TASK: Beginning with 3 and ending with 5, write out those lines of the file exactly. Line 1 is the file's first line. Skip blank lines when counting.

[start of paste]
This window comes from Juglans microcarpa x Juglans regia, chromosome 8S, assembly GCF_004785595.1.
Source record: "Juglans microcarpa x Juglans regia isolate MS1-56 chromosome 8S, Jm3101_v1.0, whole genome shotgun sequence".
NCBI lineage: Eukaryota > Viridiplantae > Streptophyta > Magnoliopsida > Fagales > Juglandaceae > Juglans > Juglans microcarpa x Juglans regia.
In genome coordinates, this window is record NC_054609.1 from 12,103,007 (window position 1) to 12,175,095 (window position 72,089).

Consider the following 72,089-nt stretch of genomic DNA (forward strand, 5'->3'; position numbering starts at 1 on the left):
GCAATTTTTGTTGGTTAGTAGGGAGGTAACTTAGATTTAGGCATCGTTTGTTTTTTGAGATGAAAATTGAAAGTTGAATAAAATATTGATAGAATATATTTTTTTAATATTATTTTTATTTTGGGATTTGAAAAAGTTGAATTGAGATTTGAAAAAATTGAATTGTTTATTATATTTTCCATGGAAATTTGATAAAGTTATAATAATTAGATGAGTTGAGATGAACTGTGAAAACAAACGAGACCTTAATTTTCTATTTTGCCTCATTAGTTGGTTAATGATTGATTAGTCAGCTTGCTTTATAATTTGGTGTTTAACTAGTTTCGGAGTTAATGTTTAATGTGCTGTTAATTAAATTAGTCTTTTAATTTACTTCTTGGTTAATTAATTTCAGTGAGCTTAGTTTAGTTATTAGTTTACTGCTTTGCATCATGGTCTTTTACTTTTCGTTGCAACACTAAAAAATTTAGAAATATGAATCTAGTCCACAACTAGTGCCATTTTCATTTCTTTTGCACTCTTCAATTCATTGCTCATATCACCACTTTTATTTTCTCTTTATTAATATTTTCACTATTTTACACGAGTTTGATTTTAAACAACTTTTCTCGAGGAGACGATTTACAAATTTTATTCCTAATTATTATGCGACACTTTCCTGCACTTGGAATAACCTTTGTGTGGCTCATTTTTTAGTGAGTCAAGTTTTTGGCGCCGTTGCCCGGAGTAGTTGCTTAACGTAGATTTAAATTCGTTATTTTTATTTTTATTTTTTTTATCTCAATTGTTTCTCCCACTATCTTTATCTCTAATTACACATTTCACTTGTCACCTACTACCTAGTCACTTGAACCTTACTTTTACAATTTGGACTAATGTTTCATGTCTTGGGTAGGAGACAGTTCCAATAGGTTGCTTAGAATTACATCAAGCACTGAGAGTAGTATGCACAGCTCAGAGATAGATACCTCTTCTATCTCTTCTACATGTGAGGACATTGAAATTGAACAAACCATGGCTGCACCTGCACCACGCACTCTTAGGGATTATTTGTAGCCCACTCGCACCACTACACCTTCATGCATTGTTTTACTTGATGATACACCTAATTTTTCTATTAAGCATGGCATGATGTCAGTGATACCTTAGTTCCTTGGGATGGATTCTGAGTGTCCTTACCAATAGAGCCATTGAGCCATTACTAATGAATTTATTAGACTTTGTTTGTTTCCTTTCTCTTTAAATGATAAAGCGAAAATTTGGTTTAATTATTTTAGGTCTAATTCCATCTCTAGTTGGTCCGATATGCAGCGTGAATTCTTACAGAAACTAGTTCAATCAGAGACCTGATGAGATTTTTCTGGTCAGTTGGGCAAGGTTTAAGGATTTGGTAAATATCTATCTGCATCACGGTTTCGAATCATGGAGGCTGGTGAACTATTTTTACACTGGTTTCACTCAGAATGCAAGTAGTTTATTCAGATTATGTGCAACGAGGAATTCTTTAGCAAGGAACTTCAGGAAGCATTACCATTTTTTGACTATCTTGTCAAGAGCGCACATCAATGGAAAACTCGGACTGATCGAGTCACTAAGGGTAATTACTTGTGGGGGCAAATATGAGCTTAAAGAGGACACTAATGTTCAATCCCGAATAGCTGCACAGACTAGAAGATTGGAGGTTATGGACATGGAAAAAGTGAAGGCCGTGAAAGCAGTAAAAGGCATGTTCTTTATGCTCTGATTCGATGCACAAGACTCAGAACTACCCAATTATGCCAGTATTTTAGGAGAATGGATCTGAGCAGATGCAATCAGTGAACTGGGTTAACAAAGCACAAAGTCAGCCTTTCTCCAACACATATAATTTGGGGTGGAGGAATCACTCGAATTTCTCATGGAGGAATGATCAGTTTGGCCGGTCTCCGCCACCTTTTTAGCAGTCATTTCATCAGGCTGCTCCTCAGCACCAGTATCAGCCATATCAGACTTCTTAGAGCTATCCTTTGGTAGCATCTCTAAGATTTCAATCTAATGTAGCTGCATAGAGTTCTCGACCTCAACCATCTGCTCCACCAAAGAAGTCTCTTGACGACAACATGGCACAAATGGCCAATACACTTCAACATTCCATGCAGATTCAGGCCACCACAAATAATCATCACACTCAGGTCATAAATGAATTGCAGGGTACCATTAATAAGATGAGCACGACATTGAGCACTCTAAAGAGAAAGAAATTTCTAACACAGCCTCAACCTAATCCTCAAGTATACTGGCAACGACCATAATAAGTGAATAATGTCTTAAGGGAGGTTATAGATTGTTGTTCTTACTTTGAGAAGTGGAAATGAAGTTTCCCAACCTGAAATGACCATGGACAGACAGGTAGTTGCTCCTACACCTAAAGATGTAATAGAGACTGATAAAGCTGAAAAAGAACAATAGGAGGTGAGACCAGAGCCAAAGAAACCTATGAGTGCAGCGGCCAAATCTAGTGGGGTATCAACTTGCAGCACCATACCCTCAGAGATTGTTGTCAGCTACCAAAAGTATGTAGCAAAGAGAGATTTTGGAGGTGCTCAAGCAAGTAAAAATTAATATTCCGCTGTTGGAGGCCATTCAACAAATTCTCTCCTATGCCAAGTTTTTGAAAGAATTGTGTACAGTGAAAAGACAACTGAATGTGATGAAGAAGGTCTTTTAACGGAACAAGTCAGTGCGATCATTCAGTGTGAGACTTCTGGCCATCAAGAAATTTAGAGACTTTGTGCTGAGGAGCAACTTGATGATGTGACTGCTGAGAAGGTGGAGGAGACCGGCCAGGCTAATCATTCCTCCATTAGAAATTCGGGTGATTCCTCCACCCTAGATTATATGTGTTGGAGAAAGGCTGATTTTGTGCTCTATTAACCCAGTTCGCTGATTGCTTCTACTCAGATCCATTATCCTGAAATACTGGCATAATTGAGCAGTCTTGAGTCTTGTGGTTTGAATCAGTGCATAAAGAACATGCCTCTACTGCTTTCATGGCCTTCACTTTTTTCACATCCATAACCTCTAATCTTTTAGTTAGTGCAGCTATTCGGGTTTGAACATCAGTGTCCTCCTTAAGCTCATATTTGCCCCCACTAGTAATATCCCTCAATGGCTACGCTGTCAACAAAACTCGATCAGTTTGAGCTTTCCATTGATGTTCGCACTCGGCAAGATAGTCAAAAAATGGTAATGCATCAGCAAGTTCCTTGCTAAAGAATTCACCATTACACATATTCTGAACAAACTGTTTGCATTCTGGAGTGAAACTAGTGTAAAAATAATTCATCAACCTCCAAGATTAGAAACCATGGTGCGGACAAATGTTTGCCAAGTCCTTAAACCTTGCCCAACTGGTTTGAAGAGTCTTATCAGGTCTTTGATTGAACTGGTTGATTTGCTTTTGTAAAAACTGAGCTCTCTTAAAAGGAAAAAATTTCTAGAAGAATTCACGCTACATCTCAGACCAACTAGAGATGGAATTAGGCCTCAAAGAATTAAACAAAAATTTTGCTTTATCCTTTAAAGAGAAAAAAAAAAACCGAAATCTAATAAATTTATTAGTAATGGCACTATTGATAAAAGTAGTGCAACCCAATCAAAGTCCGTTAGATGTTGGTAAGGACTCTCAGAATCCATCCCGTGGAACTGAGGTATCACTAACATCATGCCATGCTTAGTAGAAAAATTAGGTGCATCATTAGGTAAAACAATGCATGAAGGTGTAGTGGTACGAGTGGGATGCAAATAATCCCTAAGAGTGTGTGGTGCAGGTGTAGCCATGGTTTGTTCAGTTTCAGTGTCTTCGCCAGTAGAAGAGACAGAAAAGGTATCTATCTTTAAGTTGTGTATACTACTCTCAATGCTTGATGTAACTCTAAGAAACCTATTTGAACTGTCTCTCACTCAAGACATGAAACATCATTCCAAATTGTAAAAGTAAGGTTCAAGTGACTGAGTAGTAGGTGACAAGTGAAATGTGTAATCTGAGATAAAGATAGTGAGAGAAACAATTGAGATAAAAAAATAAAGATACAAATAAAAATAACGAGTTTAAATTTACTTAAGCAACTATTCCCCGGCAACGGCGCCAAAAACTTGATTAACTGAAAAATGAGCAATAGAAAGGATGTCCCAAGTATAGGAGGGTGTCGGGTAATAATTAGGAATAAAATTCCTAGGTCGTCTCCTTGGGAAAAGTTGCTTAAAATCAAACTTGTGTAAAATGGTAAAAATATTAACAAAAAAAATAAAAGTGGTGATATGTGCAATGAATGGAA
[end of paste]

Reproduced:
NCBI lineage: Eukaryota > Viridiplantae > Streptophyta > Magnoliopsida > Fagales > Juglandaceae > Juglans > Juglans microcarpa x Juglans regia.
In genome coordinates, this window is record NC_054609.1 from 12,103,007 (window position 1) to 12,175,095 (window position 72,089).

Consider the following 72,089-nt stretch of genomic DNA (forward strand, 5'->3'; position numbering starts at 1 on the left):